- That payment app computes and displays a QR code that represents some information about the transaction, including the amount and merchant identity.
- The user opens a payment app from the same bank that runs on their phone. That payment app scans the QR code and prompts the user to confirm the transaction.
- The bank server updates the payment app on the desktop to indicate that the transaction has been successful, and the merchant receives a proof of payment.
On the last day, Entersekt shared a QR payment video to illustrate the flow, including new consent mockups that they developed with Chrome.
Authenticate to Pay (Minimal UI)
Last year, the Chrome Team and Coil to explore an “authenticate-to-pay” feature in payment apps that reduces the total number of user gestures to complete a transaction while simultaneously incorporating multi-factor authentication. Worldline colleagues expressed an interest in enhancing one of their existing Payment Request demos with this authentication UX. Working closely with the Chrome team, they made progress on their demo over the two days. The Worldline demo was shared a few days after the code-a-thon. Worldline indicated that they would like next to enhance the demo to satisfy PSD2 requirements, e.g., with an issing bank as the relying party.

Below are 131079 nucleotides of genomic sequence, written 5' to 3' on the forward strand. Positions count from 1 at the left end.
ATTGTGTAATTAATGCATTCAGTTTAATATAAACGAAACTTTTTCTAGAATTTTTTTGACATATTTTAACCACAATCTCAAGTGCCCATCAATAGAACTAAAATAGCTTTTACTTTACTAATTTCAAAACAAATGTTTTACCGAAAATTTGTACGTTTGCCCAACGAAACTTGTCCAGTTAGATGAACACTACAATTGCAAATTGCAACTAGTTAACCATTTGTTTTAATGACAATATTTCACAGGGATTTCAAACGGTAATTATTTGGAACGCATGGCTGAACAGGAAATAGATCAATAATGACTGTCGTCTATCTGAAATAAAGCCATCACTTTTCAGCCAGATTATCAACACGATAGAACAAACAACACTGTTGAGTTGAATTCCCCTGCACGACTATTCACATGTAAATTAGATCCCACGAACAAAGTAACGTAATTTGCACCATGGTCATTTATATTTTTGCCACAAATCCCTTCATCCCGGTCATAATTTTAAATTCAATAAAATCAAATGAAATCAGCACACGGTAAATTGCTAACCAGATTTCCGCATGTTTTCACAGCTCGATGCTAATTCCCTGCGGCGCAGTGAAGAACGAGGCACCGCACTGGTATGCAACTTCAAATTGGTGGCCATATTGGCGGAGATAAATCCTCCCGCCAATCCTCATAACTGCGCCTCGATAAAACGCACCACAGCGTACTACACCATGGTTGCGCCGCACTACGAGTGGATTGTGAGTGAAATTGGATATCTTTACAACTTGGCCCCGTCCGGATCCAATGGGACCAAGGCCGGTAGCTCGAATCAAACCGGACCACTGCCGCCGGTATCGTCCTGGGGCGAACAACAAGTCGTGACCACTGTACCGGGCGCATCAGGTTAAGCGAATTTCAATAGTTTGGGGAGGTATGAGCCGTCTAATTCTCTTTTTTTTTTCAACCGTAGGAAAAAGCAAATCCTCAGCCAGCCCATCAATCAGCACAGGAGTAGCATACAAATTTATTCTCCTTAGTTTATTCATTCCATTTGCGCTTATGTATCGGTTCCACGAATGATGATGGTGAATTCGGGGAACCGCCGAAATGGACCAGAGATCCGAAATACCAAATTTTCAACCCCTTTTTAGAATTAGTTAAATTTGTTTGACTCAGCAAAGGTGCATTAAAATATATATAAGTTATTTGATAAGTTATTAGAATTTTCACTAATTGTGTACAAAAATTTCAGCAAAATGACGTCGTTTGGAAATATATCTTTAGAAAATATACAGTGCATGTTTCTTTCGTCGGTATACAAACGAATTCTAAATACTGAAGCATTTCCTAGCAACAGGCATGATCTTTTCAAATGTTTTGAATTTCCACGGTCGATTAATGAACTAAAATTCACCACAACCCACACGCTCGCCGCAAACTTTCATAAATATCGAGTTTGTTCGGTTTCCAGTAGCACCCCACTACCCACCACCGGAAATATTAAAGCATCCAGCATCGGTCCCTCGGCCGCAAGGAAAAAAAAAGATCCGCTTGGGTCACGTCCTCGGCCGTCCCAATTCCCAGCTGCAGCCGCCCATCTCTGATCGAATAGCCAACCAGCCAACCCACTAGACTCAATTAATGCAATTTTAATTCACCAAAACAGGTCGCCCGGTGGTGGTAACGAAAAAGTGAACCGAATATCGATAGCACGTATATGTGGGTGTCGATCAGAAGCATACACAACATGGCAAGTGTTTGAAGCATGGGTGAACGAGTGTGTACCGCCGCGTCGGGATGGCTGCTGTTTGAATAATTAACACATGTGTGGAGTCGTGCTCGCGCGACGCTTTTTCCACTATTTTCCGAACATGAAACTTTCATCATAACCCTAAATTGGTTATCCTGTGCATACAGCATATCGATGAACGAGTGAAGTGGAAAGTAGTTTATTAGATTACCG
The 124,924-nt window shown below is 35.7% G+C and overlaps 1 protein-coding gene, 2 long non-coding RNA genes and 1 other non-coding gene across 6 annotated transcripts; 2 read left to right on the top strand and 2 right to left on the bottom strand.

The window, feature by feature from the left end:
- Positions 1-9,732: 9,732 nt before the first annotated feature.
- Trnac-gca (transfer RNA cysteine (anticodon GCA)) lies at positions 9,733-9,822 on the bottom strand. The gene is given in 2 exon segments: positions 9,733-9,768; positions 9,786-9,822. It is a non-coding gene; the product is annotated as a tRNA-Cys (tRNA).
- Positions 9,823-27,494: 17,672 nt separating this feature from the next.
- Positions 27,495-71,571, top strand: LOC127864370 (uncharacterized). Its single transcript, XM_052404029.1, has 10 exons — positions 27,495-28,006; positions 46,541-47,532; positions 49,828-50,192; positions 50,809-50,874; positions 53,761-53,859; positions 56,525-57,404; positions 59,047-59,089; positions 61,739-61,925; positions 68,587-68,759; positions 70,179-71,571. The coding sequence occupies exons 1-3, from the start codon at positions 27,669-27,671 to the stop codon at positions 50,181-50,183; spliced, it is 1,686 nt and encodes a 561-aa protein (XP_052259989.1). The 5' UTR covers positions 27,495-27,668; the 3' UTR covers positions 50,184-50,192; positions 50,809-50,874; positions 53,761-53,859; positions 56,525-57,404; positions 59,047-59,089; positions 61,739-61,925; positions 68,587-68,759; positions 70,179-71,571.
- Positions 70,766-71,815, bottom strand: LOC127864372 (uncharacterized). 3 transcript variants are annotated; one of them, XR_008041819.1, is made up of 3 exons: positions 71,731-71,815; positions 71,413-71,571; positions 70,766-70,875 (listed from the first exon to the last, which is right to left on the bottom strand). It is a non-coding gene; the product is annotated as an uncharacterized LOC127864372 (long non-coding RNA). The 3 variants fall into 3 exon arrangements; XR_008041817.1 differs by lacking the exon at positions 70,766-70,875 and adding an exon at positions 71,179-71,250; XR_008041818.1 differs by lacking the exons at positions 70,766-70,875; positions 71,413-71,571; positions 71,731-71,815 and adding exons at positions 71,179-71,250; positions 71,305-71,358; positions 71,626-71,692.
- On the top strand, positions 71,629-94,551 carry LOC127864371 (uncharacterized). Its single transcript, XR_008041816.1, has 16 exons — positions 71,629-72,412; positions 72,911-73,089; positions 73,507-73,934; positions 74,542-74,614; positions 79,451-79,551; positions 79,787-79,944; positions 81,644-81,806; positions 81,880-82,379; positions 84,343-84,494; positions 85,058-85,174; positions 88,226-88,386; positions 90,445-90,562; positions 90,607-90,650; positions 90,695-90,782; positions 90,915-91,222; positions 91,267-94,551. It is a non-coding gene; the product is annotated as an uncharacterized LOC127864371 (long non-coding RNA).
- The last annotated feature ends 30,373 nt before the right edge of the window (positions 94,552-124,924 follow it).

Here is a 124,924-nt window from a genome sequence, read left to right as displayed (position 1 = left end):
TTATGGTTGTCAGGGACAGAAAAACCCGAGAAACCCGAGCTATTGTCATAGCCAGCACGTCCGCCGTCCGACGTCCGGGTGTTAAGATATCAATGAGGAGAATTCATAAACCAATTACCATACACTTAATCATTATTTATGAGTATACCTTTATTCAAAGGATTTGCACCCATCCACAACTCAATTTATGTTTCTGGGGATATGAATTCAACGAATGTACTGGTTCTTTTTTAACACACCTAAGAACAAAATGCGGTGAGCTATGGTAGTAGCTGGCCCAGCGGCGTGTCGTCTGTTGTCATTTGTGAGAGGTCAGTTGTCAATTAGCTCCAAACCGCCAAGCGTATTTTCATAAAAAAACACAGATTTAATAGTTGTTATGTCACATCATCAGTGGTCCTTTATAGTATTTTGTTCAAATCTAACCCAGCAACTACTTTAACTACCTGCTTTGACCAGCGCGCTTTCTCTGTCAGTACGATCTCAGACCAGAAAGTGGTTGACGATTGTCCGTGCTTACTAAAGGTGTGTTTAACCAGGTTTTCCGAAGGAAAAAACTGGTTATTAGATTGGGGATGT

The animation below also show the “authenticate-to-pay” user experience. At this time it is only experimental, it only runs on Android, and it does not yet leverage Web Authentication. But I think there is sufficient interest that the Web Payments Working Group will continue to develop the idea.